**The next 24 days I’ll be posting 500 words a day as part of a creative writing challenge. You can join the fb group here. **
At the beginning of the year I resolved to be less jiggly. Every year our entire company takes an annual trip over a weekend in May. We choose warm, sunny places. This year it’s San Diego. We spend much of the weekend in meetings, but eventually we all meet at the pool. Since it’s not customary to swim in a burka, this year I made a commitment—I will not do that thing where I inch my shorts off while hunched in I-have-to-pee position and then jump in the pool like no one noticed. I resolve to be fit.
Fortunately I have co-workers not only kind enough to encourage me in my resolutions, but also to commit once a week to driving from the Grove all the way to Silverlake just to take 7 a.m. Pilates together. To give context for those outside of LA, that is an act so benevolent it is typically answered in reciprocity by offering one’s first born. Luckily, Laura is twenty-seven and career goals, so she’s cool with just a latte after class instead.
Last week I went for the first time in thirteen years. Thirteen. Pilates was my gateway drug to yoga. After about eighteen months of twice-weekly privates, my gorgeous ballet dancer-turned-Pilates instructor suggested that I try Bikram because “it’s is the only way I can see you changing the shape of your legs.” She told me I had to do it at least five times a week. I left Pilates for yoga and didn’t look back.
Until last Wednesday when I agreed to meet Laura just after sunrise. I had checked out the class schedule the night before on Mind Body but didn’t sign up because I would have had to get out of bed to change my expired credit card, which, no. So I showed up early. The instructor told me that the class was totally booked and why didn’t I just book online, but then she looked at me and I could hear her thinking that people my age don’t understand technology. Meanwhile, I nervously tried to avoid Laura’s death-glare but eventually caved and now I have charred skin on my left shoulder.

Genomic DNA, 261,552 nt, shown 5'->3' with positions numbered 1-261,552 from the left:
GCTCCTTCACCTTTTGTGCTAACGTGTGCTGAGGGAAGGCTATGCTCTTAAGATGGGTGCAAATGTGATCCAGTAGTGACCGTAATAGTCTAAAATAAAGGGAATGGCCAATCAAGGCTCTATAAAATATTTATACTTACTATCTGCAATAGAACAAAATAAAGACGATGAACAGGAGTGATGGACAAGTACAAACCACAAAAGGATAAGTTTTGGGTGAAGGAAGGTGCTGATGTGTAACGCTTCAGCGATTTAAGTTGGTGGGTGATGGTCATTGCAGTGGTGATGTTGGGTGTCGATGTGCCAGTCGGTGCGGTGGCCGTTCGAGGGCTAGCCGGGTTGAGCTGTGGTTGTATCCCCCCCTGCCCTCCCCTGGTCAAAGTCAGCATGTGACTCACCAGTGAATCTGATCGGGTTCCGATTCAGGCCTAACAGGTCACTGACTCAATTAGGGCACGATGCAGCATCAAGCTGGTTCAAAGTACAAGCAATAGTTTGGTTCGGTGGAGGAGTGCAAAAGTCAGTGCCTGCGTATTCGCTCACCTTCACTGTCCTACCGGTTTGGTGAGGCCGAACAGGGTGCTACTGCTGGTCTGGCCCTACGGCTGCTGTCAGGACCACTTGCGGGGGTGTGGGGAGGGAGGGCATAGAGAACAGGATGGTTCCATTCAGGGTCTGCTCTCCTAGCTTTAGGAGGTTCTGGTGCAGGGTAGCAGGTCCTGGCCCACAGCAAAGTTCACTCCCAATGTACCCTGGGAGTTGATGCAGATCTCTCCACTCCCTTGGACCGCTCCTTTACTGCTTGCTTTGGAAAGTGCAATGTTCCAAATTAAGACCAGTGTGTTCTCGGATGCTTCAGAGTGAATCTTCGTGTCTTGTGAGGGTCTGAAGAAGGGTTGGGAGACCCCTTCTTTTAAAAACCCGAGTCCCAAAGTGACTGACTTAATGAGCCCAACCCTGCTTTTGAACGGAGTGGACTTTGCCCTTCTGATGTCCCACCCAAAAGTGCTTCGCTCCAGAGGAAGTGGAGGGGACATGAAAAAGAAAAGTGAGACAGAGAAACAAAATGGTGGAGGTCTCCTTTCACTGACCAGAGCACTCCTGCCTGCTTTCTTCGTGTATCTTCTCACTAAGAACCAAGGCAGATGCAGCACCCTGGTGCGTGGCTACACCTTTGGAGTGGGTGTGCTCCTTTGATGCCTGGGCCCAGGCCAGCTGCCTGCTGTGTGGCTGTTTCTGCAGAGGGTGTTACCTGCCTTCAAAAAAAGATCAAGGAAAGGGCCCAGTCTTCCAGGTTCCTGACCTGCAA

Anyway, I ended up getting in.
In Pilates they have exercise machines with puritanical and sexually repressed names like the “reformer,” which pairs with an ostensibly innocuous looking tension band dubiously called the “magic circle.” As you might expect, both cause pain.
But I’m nothing if not marginally committed. I hopped on the reformer, got into pike position, wedged the magic circle in between my ankles and started pulsing away with the rest of the class to Beyonce. I sort of lost control and the magic circle went flying across the room. It was not subtle. The instructor looked up at me and then to the errant magic circle fifteen feet away. “Great job, Vanessa! Way to work to exhaustion!”
Normally I’m a sucker for praise, but we were in warm up.
Somehow, fifty minutes later, I made it. And despite the wave of nausea which cloaked my entire body for the next several hours, I feel hooked. Watch out San Diego, I'm (probably) leaving my burka at home.